While there are clear differences coaching the Grand Canyon University Men’s Volleyball program and a junior girls club team I was able to draw some very clear similarities. 

Understanding tempo and how to manage the pulse of a team is vastly important no matter what level of volleyball you are coaching. Being able to adjust a practice with a new drill or changing a lineup in a match to pull a team together is one of the most overlooked coaching skills that are needed. Being able to do this is not found in a book or learned from a class but instead by in person experiences. Watching the GCU Men’s Volleyball program manage this during their fall season has shown me a lot regarding these skills and I strongly recommend spending time with other coaches to not just steal drills from each other but gather a greater understanding on how to manage the ebbs and flows of your team. 

Wednesday, November 14, 2012

New coaches life long clipboard....

As the first weeks of this new Club season begin, questions start to flood in from new coaches.

Senior Sports Psychologist at the U.S.O.C., Sean McCann, PhD. recently said in a seminar on Mental Imagery that good coaches are life long learners. We here at the Arizona Region want to help create better coaches AND life long learners but do it in a way that helps fit your busy life and schedule.

So here are a few resources for you, as a new coach, to gather and learn from:

The Little Book of Talent by Daniel Coyle. At a scant 122 pages, this little book delivers huge advice and ideas toward coaching in general. It's 52 tips are applicable to just about any level of coaching.

Also, check out Coyle's blog, The Talent Code which the idea of THIS blog is partly based! Again, rich in content for coaches entering their first week or 15th year on the sidelines but easily read in a few sips of your morning latte.

The Grow the Game news letter is in just its second issue but it is full of useful information and links and easily digested in just a few minutes.

The FIVB, the world's volleyball oversight organization had posted technical videos from the London Olympics. Check them out here and watch how the best players in the world perform skills, drills and even practice. Most of the clips are less than a minute long.

Finally on the U.S.A.V. website, under the Grassroots  link, a page just for you: I am a New Coach features articles and resources for you to use in growing your knowledge  philosophy and teaching skills.

We realize how busy and time critical your days have become so use these quick and easy resources to help you achieve your coaching goals.

As always, if the Arizona Region can be of help, don't hesitate to contact us.

Thursday, November 8, 2012

PAC-12 Coach Gives Tips for Club Volleyball Success

This is a guest blog from Coach Christy Naughton, a coach for Club One in the east Valley.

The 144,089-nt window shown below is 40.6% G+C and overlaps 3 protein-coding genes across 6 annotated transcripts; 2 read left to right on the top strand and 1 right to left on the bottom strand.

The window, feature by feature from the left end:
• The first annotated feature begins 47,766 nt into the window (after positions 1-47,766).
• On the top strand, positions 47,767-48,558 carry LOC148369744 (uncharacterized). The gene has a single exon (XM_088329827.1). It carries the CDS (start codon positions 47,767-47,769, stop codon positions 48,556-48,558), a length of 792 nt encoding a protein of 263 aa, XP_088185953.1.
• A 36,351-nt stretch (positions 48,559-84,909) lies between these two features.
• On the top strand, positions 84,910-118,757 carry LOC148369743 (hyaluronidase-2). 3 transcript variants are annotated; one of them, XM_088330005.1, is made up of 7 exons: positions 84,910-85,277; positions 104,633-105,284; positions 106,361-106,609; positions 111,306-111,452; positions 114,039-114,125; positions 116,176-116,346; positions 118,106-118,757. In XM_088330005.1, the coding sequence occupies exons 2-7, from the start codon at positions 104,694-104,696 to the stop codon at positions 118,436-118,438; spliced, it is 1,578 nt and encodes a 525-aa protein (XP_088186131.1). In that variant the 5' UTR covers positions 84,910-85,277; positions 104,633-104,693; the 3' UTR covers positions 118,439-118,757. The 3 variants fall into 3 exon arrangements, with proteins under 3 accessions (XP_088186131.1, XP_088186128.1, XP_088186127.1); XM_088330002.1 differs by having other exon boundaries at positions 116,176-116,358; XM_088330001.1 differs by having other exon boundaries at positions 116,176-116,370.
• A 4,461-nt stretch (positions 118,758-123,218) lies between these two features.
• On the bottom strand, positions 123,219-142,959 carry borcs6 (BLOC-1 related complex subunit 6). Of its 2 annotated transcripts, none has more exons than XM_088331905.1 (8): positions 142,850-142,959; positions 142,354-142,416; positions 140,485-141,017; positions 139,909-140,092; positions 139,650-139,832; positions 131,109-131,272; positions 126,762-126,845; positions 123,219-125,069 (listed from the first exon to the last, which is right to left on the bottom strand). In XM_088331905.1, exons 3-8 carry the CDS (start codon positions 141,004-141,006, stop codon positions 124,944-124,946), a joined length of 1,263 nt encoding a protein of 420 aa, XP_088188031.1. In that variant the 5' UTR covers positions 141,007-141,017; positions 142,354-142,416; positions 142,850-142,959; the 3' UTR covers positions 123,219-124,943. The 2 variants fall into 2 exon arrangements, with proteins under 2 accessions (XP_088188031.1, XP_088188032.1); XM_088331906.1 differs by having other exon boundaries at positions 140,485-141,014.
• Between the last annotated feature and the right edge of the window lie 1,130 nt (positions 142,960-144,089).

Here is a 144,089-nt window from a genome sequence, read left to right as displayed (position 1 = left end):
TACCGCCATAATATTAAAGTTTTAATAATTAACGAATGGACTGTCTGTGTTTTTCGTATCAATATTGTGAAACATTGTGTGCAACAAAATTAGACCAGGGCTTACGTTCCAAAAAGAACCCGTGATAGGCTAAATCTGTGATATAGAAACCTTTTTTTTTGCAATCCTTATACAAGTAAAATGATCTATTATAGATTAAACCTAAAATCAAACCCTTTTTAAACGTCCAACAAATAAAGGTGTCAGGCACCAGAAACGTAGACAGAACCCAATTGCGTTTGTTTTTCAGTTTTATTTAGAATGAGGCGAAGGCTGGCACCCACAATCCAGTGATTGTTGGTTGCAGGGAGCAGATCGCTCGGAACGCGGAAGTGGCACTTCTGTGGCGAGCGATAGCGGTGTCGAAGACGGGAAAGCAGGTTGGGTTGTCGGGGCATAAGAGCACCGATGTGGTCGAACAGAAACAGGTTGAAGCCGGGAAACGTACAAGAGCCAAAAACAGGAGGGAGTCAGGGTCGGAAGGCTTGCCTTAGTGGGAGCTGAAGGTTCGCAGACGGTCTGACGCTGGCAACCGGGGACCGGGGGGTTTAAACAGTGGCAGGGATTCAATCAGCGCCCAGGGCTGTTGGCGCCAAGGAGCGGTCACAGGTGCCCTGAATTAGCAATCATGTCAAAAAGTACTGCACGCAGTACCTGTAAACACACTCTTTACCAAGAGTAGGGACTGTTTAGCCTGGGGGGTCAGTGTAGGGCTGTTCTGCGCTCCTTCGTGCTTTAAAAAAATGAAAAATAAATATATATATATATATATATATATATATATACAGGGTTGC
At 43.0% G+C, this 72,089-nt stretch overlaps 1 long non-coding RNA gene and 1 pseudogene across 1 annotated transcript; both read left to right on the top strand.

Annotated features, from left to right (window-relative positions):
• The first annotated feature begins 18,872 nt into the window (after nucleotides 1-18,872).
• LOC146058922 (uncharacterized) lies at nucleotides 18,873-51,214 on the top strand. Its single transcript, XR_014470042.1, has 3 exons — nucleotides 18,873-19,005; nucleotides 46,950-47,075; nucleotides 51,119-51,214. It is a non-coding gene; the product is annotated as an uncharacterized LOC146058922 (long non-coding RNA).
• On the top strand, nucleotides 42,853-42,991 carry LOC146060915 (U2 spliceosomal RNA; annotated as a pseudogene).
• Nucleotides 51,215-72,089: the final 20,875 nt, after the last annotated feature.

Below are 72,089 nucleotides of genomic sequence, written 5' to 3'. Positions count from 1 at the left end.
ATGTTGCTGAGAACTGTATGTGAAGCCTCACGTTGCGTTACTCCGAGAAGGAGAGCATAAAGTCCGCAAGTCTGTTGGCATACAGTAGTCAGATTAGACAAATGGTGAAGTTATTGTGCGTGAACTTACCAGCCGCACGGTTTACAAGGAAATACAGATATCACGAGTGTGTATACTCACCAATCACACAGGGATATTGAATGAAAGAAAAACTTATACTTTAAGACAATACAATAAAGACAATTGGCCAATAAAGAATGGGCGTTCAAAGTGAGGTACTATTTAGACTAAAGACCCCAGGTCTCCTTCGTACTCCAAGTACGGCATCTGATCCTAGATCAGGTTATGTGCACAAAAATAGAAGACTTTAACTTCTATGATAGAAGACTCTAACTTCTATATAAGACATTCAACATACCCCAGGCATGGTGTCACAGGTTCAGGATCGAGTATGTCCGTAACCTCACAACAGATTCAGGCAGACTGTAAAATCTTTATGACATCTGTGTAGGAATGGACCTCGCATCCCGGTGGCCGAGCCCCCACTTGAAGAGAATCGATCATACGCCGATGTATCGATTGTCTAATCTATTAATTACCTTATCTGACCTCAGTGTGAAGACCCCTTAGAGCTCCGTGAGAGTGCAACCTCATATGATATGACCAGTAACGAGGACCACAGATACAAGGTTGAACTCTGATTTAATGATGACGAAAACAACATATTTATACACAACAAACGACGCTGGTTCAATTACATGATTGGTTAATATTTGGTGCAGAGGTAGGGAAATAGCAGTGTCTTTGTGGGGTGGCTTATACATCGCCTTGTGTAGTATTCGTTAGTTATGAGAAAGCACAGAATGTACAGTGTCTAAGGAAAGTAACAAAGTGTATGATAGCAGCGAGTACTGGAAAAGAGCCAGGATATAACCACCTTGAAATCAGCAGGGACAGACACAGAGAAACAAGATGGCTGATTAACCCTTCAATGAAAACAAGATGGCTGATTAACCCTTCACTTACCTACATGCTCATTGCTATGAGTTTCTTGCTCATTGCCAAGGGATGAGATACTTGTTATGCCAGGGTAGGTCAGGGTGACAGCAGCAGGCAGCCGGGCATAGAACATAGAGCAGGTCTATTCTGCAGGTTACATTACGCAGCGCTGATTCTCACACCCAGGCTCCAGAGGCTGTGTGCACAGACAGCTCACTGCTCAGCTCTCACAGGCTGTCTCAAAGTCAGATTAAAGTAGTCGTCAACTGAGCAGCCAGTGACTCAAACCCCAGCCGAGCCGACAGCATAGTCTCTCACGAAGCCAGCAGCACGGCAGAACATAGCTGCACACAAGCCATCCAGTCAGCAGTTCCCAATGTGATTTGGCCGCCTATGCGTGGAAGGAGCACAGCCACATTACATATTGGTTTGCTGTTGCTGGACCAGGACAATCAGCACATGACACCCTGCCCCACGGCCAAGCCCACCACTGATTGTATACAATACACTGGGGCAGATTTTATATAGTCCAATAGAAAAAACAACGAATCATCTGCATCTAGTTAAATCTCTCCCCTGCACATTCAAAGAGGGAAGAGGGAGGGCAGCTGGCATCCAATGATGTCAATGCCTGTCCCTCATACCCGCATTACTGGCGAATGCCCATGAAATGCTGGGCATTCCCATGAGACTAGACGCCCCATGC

It’s not very often we have the opportunity to pick the brain of a PAC-12 volleyball coach, but Arizona State University’s Jason Watson doesn't want that to be the case. In a collaborative effort to foster discussion and idea sharing, Watson recently spent about two hours with a small group of coaches from Club One, formerly Barcelona AZ.

“If you want to win, there are three battles. You must serve, you must receive and you must play left side,” said Watson who recommends club coaches incorporate these skills into a substantial amount of their practice. With limited court time during the club season, as few as four hours per week, game-like situations are key to a successful practice in the short term and a successful season in the long term.

While basic skills like serving and passing shouldn't be neglected, Watson is confident that club coaches don’t need more then five or six good drills in they’re repertoire. “From there you can create so many variations,” said Watson. “You should want your kids to get good at them.”

Forcing the team to work as a whole to accomplish the goal, or perhaps even fail, is the basis of any sport and even relates to the “Part vs. Whole Learning” argument that exists in education, music and even athletics.

“Athletes have a limited ability to process information,” said Watson. “It’s important to keep them in the ‘part’ until they kinda get it, then bring it back together.” Volleyball coaches face this dilemma at every practice and during every tournament, whether they know it or not. The decision to stop an entire drill, the “whole,” to focus on the individual, or the “part,” is made all the time.

So how can coaches be confident that they’re not spending too much time on one and not enough of the other? “We need to coach at the pace of the learner, not the pace of the coach,” said Watson who recommends planning practices at least one week at a time. Preparation is important to the athletes in order to provide consistency. While anything can happen during a practice to shed light on another skill that needs focus and distract from the original goal, having a set plan can keep coaches and athletes on track.

One struggle that coaches face is planning an appropriate amount of time for skills and drills. “In the sport, each point scoring opportunity last about 30-45 seconds,” said Watson who recommends using that as a frame of reference to build your own drills and adjust from there based on age and skill level as the season progresses.